Previous Challenge Entry (Level 3 - Advanced)
Topic: CHECKING IN OR OUT (hotel/motel on vacation) (08/27/15)
- TITLE: Adrift Until
By Trace Pezzali
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Sudden pain in his stomach punched a gasp from Emerson. He fumbled with the briefcase latch, struggled with the child-proofing on the medicine bottle, and upended more tablets than he needed.
“You ‘right mate?” The taxi driver frowned at him from the centre mirror. Crunching madly on the chalky painkillers, Emerson didn’t bother to answer. The driver grunted.
Disorientated and adrift in a fragile buffeted shell, Emerson struggled to regulate his rapid breathing. The indistinguishable afternoon melded into darkening gloom: trapping Emerson in his own reflection. The expression he wore transported him to a childhood memory. His face pressed to a window, watching through rain the departing lights of a car. His mother. His worth. Dad had done his best, but nothing replaced the absence of a mother, nor erased the blame for her disappearance.
Now the tears washing the window of his soul blurred even his reflection.
A huge crack of thunder sounded. A few seconds later, momentary light tore bright the sky. With it, a voice scorched Emerson’s mind: Forgive her, she didn’t know what she was doing.
And then the taxi was pulling up, the hotel entrance barely discernible in the lashing wind and rain. Emerson checked the meter, paid the driver, leapt from the car and sprinted to the entrance. He nearly wrenched his arm from its socket trying to open the door.
He glared at the woman at reception, “You need to get that door fixed.”
“Yes, I’m aware. Sorry.”
“I rang a short while ago, booked a room for Willis. Emerson Willis.” He slid his driver’s licence onto the counter.
The woman looked from the card to Emerson. Wearied gold-flecked eyes studied him from a face bearing the deep lines of a hard life. “December 1975,” she whispered, gripping the edge of the counter.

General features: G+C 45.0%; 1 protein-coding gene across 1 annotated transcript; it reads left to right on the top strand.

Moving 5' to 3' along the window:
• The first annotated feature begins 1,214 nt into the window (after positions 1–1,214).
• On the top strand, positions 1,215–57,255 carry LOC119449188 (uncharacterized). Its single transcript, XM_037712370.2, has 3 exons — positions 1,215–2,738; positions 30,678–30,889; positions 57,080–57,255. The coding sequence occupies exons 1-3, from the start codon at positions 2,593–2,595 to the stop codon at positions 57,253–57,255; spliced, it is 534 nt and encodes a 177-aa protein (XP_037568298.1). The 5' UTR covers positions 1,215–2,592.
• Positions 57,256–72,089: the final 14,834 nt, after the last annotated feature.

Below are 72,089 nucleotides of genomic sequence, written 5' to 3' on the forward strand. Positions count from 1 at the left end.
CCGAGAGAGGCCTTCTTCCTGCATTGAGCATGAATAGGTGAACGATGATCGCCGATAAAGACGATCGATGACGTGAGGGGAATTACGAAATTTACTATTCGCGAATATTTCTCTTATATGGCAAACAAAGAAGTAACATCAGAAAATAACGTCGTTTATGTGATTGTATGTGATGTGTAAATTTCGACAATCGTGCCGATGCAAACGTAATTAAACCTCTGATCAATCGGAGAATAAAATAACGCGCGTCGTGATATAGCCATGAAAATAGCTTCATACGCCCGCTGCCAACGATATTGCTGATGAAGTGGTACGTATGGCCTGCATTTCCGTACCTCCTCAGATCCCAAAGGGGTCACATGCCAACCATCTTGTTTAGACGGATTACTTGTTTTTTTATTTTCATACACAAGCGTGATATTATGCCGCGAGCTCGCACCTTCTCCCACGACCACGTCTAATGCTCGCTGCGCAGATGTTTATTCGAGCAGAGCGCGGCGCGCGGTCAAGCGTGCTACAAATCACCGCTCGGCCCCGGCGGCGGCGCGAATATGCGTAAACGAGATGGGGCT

A shiver of recognition raised the hairs at the back of Emerson’s neck.
“Emerson… my Emerson. Oh Lord, how you answer my prayers!”
Emerson’s heart accelerated, he nearly passed out. Dimly he felt pain shudder his knees, a voice crooned soft words of comfort, and he was bodily assisted to a chair. The stranger knelt in front of him, gripping his hands.
Through a dry mouth, Emerson asked the one constant question: “Why did you leave me?”
She spoke to his hands: “There’s no way to say this well. I resented you. All my grand plans interrupted. After your birth I didn’t even want to hold you, but your father, oh Emerson, I envied his love for you, pure adoration. I just cried, always crying, trying not to hate you. And the years went by, and it got worse. One day Nathan came in and he saw me throw you onto the bed, and I was going to whip you but he… stopped me, and I knew, and he knew… and…
“A weight lifted from me when I left. It was ok at the beginning. Travel. Ambition. Then, in a serious relationship and finally maternal, the nightmares started. What monster abandons an innocent boy and remarkable husband? And now unable to have children – punishment and justice. I started drinking.
“But rock bottom, and God picked me up, and I’m broken but healing, and desperate for reconciliation with you, but I didn’t have the courage to find you... and now,” she looked up at her boy, “here you are. Oh Emerson, I’ve sinned against God and against you. I’m not worthy to be called your mother, but I beg you, forgive me, please.”
Emerson pushed, propelling her backwards onto the floor. He stood. “It’s not as easy as that. You’ve damaged me. Every woman scares me, all of them are you. Was I so unlovable you could only hate me?”
“No, no!” The woman sobbed.
Thunder roared, lightning illuminated the room. Emerson was struck by her pitiable state. He glanced at the storm outside, considered leaving, then critically assessed the mess in front of him.
He reached out a hand to help his mother to her feet.
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